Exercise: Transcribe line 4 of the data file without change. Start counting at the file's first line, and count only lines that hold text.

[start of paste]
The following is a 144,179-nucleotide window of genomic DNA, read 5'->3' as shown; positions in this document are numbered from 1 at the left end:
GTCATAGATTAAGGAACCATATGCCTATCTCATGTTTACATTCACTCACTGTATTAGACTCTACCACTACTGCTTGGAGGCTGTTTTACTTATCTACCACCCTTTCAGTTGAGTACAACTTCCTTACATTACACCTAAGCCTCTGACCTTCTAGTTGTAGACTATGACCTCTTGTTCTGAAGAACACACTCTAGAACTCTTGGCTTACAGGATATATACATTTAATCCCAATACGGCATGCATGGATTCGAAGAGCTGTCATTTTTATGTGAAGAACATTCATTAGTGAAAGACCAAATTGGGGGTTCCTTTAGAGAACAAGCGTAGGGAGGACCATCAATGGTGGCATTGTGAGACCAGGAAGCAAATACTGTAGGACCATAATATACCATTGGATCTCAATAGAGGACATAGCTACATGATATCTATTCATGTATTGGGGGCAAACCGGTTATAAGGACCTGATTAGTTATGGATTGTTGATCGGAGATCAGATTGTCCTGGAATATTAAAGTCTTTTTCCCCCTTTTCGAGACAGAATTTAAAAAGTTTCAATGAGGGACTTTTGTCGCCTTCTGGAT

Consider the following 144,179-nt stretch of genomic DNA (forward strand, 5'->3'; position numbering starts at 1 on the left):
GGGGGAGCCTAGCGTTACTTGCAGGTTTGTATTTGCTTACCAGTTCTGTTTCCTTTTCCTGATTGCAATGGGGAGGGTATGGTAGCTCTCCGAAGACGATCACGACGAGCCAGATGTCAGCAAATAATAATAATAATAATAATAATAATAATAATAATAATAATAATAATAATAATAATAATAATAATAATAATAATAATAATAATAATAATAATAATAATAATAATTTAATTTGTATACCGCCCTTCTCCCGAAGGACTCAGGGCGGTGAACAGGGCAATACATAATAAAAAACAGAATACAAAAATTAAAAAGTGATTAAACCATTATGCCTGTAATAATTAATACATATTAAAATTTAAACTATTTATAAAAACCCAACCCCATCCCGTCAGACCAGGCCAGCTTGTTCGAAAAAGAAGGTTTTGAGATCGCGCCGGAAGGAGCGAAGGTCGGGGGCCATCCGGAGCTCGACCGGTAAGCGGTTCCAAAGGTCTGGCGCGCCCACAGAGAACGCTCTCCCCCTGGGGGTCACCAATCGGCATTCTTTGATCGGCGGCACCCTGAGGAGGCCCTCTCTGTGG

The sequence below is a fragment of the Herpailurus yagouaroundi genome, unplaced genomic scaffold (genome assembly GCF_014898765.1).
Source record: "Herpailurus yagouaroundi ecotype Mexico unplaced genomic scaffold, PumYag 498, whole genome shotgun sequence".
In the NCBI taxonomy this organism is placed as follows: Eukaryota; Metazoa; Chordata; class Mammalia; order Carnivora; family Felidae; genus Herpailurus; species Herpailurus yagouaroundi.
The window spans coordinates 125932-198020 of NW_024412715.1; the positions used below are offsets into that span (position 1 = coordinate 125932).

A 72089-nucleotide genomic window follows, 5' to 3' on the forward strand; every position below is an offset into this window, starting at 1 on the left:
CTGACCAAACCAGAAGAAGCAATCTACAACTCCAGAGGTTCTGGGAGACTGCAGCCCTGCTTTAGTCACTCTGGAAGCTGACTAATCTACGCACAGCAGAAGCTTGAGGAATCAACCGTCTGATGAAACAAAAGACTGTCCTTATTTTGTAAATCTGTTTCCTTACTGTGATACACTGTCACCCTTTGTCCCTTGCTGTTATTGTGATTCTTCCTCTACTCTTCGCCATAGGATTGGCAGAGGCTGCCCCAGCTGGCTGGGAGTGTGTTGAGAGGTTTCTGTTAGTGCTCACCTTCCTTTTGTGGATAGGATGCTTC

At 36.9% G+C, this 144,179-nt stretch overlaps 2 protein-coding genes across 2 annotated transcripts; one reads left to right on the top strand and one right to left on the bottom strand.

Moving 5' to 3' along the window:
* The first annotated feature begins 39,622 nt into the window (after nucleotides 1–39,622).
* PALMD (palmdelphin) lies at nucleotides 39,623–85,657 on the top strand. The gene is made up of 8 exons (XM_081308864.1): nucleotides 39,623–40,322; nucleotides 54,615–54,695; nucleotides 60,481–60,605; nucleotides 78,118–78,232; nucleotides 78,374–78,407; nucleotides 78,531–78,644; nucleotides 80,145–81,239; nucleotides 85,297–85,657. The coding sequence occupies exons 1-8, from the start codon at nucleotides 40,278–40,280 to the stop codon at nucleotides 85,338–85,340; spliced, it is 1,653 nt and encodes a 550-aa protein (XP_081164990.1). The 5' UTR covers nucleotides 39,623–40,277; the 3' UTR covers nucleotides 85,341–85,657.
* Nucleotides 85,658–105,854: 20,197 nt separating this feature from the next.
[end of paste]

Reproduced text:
GGGGGAGCCTAGCGTTACTTGCAGGTTTGTATTTGCTTACCAGTTCTGTTTCCTTTTCCTGATTGCAATGGGGAGGGTATGGTAGCTCTCCGAAGACGATCACGACGAGCCAGATGTCAGCAAATAATAATAATAATAATAATAATAATAATAATAATAATAATAATAATAATAATAATAATAATAATAATAATAATAATAATAATAATAATAATAATAATAATAATTTAATTTGTATACCGCCCTTCTCCCGAAGGACTCAGGGCGGTGAACAGGGCAATACATAATAAAAAACAGAATACAAAAATTAAAAAGTGATTAAACCATTATGCCTGTAATAATTAATACATATTAAAATTTAAACTATTTATAAAAACCCAACCCCATCCCGTCAGACCAGGCCAGCTTGTTCGAAAAAGAAGGTTTTGAGATCGCGCCGGAAGGAGCGAAGGTCGGGGGCCATCCGGAGCTCGACCGGTAAGCGGTTCCAAAGGTCTGGCGCGCCCACAGAGAACGCTCTCCCCCTGGGGGTCACCAATCGGCATTCTTTGATCGGCGGCACCCTGAGGAGGCCCTCTCTGTGG